I love it when a friend or family member gifts me a book. With so many choices in bookshops and online stores, it’s a fun way to discover new authors or subject matter that might not otherwise appear on my radar. Here are a few favorites I’ve read recently, recommend, and plan to wrap up for a recipient or two on my holiday list. I hope you spot one you wish to give – or keep for yourself!
Debut novelist Hope Gibbs garnered a mound of awards for this charming Southern romance novel. With its references to Nashville, Atlanta, and northwest coastal Florida, readers may recognize friends, family, or themselves among the pages.
Penny has had a year… Her husband cheated on her with a much younger woman. After their quick marriage, her ex and his new wife take an extended vacation with Penny’s three young sons in tow. And then her beloved grandmother dies.
When Penny returns to Kentucky to settle the estate, all sorts of memories – and people – come flooding back to her. A breezy read about the beauty of going home.
Grab a copy and settle in with a glass of sweet tea!
Maggie is 60, a retired spy, and raising chickens on Blackberry Farm in Purity, Maine. Sixteen years ago, a mission went horribly wrong, forcing Maggie to walk away from a career she loved and disappear into the Maine countryside. She adores her new, ordinary life – “quiet and unobtrusive and safe.” Until she discovers a dead woman sprawled on her driveway.
She knows the body is a message from someone connected to her past. Maggie and a handful of former colleagues, who are now neighbors, band together to hunt down the past’s demons and salvage the new life Maggie’s created for herself.
I raced through this fun page-turner and my first book by the author, who boasts quite a loyal following. I was a fan of the Rizzoli and Isles TV series, which is based on books by Gerritsen.
One con of the novel? The story presents the likable and talented CIA operatives in their 60s and 70s as invisible (author’s word, not mine) washed-up senior citizens who crave naps and relief from aching joints. Since I am older than Maggie (!), I grew tired of those reminders scattered throughout the book.
In 1965, three dads in Bainbridge Island, Washington, devised a game to entertain their kids for an afternoon. Thus began the craze now sweeping the world – pickleball.
The game picked up serious steam in the early 2000s, mainly from folks seeking fun and exercise whose knees could no longer handle tennis and downhill skiing. Youngsters don’t pooh-pooh the game anymore and have joined the fray. Today’s median player is 30-something.
For those considering pickleball, McHugh’s introduction to the fast-paced game is a good place to begin. After speaking with her on Episode 24 of my podcast, I cannot imagine anyone more well-versed in the sport. With a dose of humor, Erin presents everything you need to know before you step on a pickleball court – the quirky rules, what sort of paddle to buy, and her trick for keeping score.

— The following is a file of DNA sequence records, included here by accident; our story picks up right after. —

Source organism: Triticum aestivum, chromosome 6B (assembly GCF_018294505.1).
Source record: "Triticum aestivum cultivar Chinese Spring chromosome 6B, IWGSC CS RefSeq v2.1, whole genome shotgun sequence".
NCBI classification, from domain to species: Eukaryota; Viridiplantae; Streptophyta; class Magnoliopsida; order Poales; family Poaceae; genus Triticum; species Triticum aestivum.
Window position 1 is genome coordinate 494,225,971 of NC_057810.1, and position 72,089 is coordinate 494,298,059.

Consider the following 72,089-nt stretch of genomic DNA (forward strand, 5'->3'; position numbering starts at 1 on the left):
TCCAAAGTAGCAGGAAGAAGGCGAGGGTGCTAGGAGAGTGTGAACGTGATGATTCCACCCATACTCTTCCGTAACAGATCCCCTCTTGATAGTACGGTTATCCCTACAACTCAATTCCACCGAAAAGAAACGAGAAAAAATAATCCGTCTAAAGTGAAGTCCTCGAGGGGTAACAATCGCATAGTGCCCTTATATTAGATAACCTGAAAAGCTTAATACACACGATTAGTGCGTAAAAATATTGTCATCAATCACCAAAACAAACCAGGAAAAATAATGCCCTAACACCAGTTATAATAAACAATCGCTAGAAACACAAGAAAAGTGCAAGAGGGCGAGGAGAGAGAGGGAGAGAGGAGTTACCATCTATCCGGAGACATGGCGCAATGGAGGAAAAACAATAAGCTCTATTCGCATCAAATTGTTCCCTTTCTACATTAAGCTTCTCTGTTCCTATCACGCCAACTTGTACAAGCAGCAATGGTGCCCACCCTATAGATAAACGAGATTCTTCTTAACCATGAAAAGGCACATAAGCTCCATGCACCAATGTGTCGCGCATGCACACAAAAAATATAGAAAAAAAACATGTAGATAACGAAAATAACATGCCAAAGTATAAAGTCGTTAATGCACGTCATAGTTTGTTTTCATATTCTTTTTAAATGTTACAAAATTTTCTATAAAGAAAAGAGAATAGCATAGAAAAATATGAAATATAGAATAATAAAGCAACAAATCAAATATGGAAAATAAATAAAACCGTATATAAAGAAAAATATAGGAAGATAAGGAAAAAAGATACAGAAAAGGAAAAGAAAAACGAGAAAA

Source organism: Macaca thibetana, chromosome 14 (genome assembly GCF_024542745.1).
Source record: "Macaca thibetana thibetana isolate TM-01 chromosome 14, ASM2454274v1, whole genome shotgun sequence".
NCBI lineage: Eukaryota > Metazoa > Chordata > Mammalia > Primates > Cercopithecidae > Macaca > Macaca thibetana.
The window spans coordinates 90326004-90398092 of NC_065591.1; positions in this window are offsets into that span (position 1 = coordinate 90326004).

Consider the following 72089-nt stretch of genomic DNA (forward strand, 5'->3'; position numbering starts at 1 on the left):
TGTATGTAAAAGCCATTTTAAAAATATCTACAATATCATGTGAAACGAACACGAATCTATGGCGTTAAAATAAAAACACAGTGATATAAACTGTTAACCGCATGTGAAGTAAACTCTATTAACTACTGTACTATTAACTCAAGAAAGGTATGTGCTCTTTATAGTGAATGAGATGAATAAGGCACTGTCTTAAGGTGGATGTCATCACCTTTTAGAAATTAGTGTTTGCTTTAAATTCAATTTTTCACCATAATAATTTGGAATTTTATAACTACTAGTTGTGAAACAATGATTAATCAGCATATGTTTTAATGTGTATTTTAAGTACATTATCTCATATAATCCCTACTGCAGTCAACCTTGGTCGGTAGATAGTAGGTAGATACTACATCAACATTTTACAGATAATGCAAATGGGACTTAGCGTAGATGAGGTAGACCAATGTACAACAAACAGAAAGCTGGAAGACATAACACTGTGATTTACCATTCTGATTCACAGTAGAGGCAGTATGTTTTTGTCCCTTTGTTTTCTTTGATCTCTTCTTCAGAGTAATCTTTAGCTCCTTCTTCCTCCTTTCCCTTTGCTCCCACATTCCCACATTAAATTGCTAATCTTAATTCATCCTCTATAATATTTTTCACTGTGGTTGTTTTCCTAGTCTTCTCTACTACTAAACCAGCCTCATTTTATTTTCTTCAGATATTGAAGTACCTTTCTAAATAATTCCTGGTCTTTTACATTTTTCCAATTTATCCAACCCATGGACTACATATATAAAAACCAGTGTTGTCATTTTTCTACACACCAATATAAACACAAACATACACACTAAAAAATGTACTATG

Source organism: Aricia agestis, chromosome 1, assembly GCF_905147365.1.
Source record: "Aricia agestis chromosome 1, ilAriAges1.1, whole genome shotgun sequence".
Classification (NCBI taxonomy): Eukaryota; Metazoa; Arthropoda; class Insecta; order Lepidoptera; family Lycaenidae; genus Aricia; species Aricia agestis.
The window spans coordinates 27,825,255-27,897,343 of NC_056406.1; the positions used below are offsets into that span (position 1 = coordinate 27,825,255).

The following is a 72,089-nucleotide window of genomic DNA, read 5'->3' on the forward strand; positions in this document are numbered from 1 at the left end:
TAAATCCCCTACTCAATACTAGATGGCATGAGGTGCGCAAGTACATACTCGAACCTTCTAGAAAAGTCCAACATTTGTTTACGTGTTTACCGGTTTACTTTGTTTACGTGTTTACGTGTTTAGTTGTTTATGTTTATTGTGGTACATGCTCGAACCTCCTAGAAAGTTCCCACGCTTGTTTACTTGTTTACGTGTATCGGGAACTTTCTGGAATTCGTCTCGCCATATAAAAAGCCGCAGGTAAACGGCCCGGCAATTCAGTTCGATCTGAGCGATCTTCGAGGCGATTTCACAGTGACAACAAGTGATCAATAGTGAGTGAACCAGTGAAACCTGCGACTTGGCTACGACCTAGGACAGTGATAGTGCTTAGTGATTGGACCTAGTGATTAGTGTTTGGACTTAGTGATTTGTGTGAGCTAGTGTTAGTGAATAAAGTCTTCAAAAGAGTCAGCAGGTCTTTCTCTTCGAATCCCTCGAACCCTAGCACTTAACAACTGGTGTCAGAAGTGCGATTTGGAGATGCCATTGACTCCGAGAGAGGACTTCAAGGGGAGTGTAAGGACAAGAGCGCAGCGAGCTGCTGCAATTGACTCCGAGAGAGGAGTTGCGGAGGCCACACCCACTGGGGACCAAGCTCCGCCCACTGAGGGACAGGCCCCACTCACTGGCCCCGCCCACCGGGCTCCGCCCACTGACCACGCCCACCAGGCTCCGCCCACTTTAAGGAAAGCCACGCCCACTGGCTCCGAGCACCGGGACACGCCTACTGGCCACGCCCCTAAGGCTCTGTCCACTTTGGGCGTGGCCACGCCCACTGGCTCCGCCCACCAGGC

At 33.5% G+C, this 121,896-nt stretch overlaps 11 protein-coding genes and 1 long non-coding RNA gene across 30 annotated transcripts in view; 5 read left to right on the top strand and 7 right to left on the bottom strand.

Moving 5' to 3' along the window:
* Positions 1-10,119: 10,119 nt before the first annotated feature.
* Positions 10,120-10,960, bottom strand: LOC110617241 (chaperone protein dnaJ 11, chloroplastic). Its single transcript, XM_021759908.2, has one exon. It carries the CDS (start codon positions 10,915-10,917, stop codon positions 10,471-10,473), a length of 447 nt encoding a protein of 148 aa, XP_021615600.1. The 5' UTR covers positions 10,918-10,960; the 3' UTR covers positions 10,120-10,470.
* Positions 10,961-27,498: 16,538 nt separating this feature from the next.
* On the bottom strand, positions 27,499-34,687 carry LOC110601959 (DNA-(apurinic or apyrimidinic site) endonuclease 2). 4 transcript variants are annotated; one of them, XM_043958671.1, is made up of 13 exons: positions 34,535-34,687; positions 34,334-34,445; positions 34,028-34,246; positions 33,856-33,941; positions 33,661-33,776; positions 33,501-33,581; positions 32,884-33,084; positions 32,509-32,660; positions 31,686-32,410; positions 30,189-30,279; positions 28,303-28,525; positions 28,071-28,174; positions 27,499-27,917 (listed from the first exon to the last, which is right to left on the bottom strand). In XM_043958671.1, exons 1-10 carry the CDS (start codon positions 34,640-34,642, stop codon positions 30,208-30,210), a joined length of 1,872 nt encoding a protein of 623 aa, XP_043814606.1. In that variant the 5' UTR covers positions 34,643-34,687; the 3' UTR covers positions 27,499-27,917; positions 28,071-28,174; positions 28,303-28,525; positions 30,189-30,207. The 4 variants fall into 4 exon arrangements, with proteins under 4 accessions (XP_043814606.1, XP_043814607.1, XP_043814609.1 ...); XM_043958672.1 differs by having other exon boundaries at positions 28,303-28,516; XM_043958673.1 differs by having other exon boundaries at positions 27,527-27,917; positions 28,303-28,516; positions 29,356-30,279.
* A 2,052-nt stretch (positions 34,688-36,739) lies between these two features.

All in a quick-paced, accessible format.
Ladies and gentlemen, “The house is on fire.”
Be prepared for short chapters, quick pacing – and a delayed bedtime! In December 1811 – during a packed performance – a three-story Richmond, Virginia theater caught fire and burned to the ground. At the time, it was the most significant loss of life in U.S. history. Today, a church memorializes the tragic event.
Chapters alternated between four characters, Cecily, Gilbert, Jack, and Sally. Although all survived the fire, their lives were forever changed. The novel carefully explores the difficult history of the time and examines human nature’s good – and bad – sides. Well-written and researched, I enjoyed the entertaining, thought-provoking glimpse into an event I knew nothing about.
How well do we know our partners? Or anyone in our lives, for that matter?
I planned to read this novel until my plane reached cruising altitude. Then I would tuck the book away and move on to other – more productive – reading and writing. But I couldn’t stop reading.
In their honeymoon hotel, Ariel wakes up to no husband. He didn’t slip out for coffee, he wasn’t reading the newspaper in the cafe downstairs, he hadn’t stepped out for a walk. He was gone, and Ariel suspects something is very wrong. When Portuguese detectives and police officers don’t offer as much help as she’d like to solve the case – and uncover secrets about the couple’s past – Ariel takes matters into her own hands.
Many of our kids have a hard time imagining that we – their parents, of all people – led full and exciting lives before they came along.
In her quiet, absorbing way, international bestselling novelist and bookshop owner Ann Patchett weaves a tale of three grown daughters and the mom they never knew. The mom who existed before the girls were born.
During the pandemic, while picking cherries on their idyllic Michigan farm, Lara tells her daughters about the summer she dated Peter Duke. The girls beg to hear all the juicy details about her acting days, dating a Hollywood superstar, and meeting their dad.
Note: Patchett references Our Town by Thornton Wilder in this novel. Although I am unfamiliar with the play and still enjoyed Tom Lake, my reading experience would have been richer had I known the story by Wilder.
Do you like to receive books as gifts? Do you like to give books? Do you have a favorite book you’ve gifted over and over?